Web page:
BRICS Back

Resurgent growth is reviving one of the past decade’s hottest trades.

Emerging-market investors are again piling into the so-called BRIC nations — Brazil, Russia, India and China — pushing monthly inflows and stock prices to nearly two-year highs. The bet is that a pickup in the global economy will fuel demand for the countries’ commodity exports, drive an expansion of middle-class consumption and help them shore up fiscal accounts.

Wooed by India’s efforts to streamline regulations, Brazil’s economic rebound, stabilizing prices for Russian oil exports and China’s stronger currency, traders are warming to the countries’ higher yields and better outlook for equities. It’s an abrupt reversal after they were scorched by a 40 percent drop in the biggest BRIC exchange-traded fund from the end of 2012 through early 2016 as Brazil lost its investment grade, Chinese growth slowed from a meteoric pace, Russia’s oil revenue plummeted and India’s current account deficit swelled.

“Improving fundamentals, attractive valuations, and high yields in a yield-starved world make emerging markets once again attractive, including some of the BRICs,” Jens Nystedt, a New York-based money manager at Morgan Stanley Investment Management overseeing $417 billion in assets, wrote in an email.

Non-resident portfolio flows into BRIC nations rose to $166.5 billion last month, up from $28.3 billion in outflows 12 months prior, according to data compiled by the Institute of International Finance and EPFR Global. Chinese equities saw their biggest quarterly inflows in two years, while traders piled into Indian bonds at the highest level in almost three years, Bloomberg data show.

Mark Mobius, executive chairman of Templeton Emerging Markets Group, favors Brazil, China and India, adding that Russia will also benefit from a growth rebound. Brazilian assets will benefit as Latin America’s largest economy bounces back from two years of contractions, while Chinese investment will pick up as its foreign reserves recover from a six-year low in January, according to Steve Hooker, who helps oversee $12 billion of assets as an emerging-market money manager at Newfleet Asset Management.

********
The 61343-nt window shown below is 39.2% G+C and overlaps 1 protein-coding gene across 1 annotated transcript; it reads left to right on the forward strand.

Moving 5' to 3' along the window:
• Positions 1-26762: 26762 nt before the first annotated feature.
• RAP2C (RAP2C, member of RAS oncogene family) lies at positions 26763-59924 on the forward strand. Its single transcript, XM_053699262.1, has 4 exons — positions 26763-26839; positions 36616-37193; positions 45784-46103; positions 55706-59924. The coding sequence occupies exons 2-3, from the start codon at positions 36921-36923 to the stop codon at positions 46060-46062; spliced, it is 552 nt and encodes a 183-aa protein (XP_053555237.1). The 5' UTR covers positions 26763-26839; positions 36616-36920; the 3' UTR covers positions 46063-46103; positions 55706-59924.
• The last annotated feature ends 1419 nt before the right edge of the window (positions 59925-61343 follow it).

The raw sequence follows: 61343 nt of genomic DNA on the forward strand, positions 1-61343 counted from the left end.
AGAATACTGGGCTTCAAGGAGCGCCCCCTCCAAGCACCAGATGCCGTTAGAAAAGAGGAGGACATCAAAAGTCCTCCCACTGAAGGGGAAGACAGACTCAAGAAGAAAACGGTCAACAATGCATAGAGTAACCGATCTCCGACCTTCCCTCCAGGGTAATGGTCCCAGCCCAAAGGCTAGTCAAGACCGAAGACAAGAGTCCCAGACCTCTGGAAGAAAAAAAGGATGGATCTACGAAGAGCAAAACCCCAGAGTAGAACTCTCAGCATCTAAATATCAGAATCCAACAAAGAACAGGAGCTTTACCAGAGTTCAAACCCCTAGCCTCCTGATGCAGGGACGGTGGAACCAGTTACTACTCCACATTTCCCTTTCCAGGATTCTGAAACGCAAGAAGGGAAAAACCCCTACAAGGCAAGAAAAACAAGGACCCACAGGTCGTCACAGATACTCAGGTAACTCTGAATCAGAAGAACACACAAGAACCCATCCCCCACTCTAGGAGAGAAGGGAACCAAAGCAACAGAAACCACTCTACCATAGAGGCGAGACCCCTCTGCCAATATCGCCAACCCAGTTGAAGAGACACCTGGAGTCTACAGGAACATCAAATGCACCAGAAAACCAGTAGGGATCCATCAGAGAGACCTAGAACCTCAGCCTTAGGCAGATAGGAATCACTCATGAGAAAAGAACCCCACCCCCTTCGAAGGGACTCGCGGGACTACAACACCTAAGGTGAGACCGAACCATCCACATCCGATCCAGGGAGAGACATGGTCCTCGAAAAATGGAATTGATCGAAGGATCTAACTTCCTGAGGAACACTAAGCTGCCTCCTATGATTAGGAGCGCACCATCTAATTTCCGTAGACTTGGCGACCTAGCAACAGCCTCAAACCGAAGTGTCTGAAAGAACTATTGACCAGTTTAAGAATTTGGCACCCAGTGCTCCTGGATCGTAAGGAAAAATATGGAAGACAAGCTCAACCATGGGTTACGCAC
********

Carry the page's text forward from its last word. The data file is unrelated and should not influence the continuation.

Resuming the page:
Fastest Growth

Coined in 2001 by former Goldman Sachs economist Jim O’Neill, “BRICs” became a ubiquitous shorthand for the fastest-growing emerging economies (other investors later capitalized the S and added South Africa to the mix).

In the decade ending Dec. 30, 2012, developing-nation equities had annual returns of 17 percent, twice those of developed nations. That changed in the taper tantrum years amid fears that the Fragile Five, which included Brazil and India, would struggle to meet high external funding needs. Responding to changing sentiment, Goldman Sachs Group Inc. shut its BRIC fund in October 2015 after losing 88 percent of its assets since a 2010 peak.

Cheerio

Mt Pinstripe and Bowler Club shares information with MF Solutions Ltd.

 

 

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Trouble Down South

Brazil’s Bovespa stock market was briefly halted as investors reacted to corruption allegations against Brazilian President Michel Temer.

Stocks plunged more than 10% at the start of trading, prompting circuit breakers to kick in and halt dealings.

President Temer was forced to deny a newspaper report that he had given consent to paying off a witness in a huge corruption scandal.